I highly recommend this book. "The Story of Western Science" is indeed presented as a story, or rather, a series of highly readable stories in 28 succinct chapters ranging, as the subtitle notes, from Aristotle to the Big Bang (and the Butterfly Effect). Bauer's writing style is easy and fresh, even when she is communicating difficult to understand scientific concepts.
The author relies on the writings, i.e., the
key historical books and texts, to illustrate each topic, though she
brings in numerous other key scientists and writings to coherently fill
in the flow of scientific knowledge.
The book is laid out into five Parts, each containing 5-7 chapters:
The Beginnings: Here she covers the first attempts to write down the
principles of science as they are being developed, the first accounts of
the universe, the first thoughts on evolution, the first mathematics to
measure the universe, and the transition from an Earth-centered to
Sun-centered understanding of our worlds.
For example, After
introducing Plato's principles, the differences between him and his
student Aristotle, the Archimedean calculations, and the Lucretian
principles, she introduces the fundamentally and completely erroneous
model of the universe as espoused by Ptolemy. She goes on to Copernicus
and his more accurate, though still flawed and theoretical, heliocentric
view. Along the way the author deftly points out the development of new
ideas and theories, along with their many side tracks and sometimes
century-long disappearances only to reappear in different forms and by
II. The Birth of the Method: All of the
early work by the ancient Greeks and others was largely ad hoc. In this
section she traces the influence of Francis Bacon and the development of
what would become the scientific method of inquiry. No longer reliant
on undocumented grand theory, science would advance by following a
system of observation, experimentation, and reasoning. This would be
assisted by the improving of instruments and "helps" like telescopes,
microscopes, and other devices of measurement and observation.
Reading the Earth: This part begins a series of three parts that take
focused looks at geology, biology, and cosmology. Ironically, the
science of geology got its start in astronomy. As scientists discovered
more about the cosmos, they realized that the Earth is not so special,
i.e., that it was similar to other planets. Thus, processes that effect
other planets and moons, like meteor craters for example, could also
happen here. This led to debates about whether changes in the Earth came
about slowly by the same processes we see today (e.g., volcanism,
erosion) or through catastrophic events (e.g., "the Biblical flood" or
asteroid strike); uniformism vs catastrophism. Along the way there are
conflicts between religion and science, the age of the Earth,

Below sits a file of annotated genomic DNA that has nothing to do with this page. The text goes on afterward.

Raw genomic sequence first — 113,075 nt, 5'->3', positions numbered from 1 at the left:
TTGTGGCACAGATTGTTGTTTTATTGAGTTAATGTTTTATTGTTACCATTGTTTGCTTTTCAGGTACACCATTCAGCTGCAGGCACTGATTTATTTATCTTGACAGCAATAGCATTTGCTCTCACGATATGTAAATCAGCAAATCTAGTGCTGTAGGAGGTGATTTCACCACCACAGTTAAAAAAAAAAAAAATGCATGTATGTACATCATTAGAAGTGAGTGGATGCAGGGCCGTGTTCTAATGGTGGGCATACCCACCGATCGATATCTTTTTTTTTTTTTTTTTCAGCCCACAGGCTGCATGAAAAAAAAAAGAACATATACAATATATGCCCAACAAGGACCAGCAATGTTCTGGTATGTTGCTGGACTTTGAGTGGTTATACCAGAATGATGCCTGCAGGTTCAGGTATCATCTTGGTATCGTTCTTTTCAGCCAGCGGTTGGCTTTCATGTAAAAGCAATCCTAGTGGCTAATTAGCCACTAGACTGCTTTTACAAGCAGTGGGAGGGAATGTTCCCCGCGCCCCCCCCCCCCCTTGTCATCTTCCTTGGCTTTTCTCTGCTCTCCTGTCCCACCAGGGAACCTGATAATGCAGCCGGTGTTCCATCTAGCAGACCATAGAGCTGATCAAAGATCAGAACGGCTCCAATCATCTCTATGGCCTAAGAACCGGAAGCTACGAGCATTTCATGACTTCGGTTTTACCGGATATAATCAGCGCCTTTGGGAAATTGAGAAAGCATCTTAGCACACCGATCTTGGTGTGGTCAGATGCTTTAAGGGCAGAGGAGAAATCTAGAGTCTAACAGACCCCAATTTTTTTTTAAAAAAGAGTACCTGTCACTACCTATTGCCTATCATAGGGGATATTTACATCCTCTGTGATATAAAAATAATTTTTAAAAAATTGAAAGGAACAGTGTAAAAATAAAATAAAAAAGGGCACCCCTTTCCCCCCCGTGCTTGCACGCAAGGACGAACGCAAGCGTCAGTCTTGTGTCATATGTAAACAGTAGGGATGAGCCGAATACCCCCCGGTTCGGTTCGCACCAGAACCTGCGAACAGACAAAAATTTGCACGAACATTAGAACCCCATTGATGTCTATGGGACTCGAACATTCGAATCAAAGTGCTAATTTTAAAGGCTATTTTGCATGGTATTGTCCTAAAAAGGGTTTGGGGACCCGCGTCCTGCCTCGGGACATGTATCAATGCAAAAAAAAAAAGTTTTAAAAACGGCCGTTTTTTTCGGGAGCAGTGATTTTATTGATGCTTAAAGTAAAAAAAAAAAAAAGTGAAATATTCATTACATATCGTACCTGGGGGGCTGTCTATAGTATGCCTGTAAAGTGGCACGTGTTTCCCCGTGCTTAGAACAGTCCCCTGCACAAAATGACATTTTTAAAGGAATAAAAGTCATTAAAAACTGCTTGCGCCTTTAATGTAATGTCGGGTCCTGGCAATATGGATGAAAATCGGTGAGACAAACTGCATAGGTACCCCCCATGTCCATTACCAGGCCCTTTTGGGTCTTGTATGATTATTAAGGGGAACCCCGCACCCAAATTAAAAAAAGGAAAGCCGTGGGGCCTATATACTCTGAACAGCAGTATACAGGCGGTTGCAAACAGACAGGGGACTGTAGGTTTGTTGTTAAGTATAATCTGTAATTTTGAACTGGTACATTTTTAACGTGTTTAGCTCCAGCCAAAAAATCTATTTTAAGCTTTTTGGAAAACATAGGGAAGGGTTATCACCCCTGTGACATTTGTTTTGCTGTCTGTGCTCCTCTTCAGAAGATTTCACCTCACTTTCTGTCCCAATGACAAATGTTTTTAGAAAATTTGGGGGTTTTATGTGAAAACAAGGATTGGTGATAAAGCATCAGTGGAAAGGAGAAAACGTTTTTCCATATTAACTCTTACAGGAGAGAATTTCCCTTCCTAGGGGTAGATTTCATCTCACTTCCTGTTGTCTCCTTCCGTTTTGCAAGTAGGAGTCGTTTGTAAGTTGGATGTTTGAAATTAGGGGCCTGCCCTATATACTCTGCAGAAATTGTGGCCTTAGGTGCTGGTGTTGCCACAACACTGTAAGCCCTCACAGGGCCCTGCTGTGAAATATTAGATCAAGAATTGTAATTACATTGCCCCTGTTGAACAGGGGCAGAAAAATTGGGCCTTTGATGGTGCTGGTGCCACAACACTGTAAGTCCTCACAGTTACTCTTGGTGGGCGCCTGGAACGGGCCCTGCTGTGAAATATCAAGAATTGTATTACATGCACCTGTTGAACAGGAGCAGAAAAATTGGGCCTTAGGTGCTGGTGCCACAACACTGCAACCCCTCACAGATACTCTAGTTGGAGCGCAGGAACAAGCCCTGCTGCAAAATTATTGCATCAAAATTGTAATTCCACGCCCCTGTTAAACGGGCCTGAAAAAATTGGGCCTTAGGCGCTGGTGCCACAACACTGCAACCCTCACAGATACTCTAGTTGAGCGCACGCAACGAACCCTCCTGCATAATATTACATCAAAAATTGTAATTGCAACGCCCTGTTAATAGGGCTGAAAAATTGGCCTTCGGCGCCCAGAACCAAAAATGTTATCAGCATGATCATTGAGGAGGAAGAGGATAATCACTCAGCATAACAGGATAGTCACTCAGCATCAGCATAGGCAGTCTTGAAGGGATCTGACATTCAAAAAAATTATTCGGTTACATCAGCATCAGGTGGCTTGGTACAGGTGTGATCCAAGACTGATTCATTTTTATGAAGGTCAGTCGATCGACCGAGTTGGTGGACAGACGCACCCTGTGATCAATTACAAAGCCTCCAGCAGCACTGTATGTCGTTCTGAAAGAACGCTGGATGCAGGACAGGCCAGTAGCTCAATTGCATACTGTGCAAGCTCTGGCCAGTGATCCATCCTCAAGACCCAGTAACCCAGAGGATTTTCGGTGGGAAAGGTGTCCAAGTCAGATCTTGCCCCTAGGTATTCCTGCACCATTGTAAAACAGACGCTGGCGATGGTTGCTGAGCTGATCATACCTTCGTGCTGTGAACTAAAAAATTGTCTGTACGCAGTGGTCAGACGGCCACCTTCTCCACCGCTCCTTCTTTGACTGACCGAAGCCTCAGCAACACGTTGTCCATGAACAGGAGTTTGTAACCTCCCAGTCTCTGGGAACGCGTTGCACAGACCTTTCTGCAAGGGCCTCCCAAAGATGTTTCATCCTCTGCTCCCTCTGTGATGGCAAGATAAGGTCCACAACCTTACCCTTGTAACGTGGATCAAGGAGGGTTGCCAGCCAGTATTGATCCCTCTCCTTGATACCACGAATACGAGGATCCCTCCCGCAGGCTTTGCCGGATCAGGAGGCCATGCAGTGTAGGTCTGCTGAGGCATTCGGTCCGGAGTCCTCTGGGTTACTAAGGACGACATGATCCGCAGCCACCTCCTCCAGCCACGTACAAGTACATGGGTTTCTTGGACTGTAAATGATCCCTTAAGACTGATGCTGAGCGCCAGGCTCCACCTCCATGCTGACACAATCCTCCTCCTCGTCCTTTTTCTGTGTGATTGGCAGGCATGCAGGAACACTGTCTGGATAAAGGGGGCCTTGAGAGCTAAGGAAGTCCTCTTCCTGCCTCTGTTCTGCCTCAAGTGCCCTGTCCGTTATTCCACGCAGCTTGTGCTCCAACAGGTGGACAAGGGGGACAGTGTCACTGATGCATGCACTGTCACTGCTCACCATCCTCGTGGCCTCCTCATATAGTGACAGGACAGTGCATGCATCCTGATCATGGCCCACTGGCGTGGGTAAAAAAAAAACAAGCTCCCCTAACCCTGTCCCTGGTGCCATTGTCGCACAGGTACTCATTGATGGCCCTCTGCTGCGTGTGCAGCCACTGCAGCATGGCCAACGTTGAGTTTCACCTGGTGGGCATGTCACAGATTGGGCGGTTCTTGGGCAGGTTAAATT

continental drift, and others.
IV. Reading Life: Bauer takes a
look at the first systemic attempts to categorize life on Earth. Debates
about the origin of species, inheritance of traits and genetics,
evolution, and biochemical development were widespread. Again she is
able to tease out the key points from their technical basis and present
them in ways readers can understand. The shift from the obtuse writing
of Copernicus (in Latin) to the writings of Julian Huxley, intentionally
designed to be read by a non-scientific audience, are brought to light.
Reading the Cosmos: In this final part she examines the broader
investigations into relativity, quantum physics, the Big Bang, and
Chaos. She shows the limits of Newtonian physics and how Einstein and
others replaced it with space-time fluctuations that can be hard to
understand even as she makes them more accessible. And then the
replacement, of sorts, of that with quantum jumps.
All of this
she does adroitly, extracting key principles and documenting the myriad
steps and key players as our understanding evolves from one place to the
next (sometimes going back steps or skipping steps, only to return to
them later). Bauer has done a wonderful job showing how science, and
But Bauer goes one step further. Since she
uses key writings of science over the ages as the skeleton on which she
hangs her history, at the end of each chapter she tells you how to find
the books. She even tells the reader which editions to obtain and which
other secondary texts do a good job of explaining the more technical
writings. In the front of the book she lists all of the key texts she
refers to, separated by Part.
To reiterate, I highly recommend
this for anyone who wants to get a solid history of the development of
science from the beginnings to today. Bauer does an excellent job of
making the science accessible without "dumbing it down."
[The Dake Page periodically reviews books related to science and science communication. To see other reviews click here and scroll down. Click here to reach the Amazon page for the book.]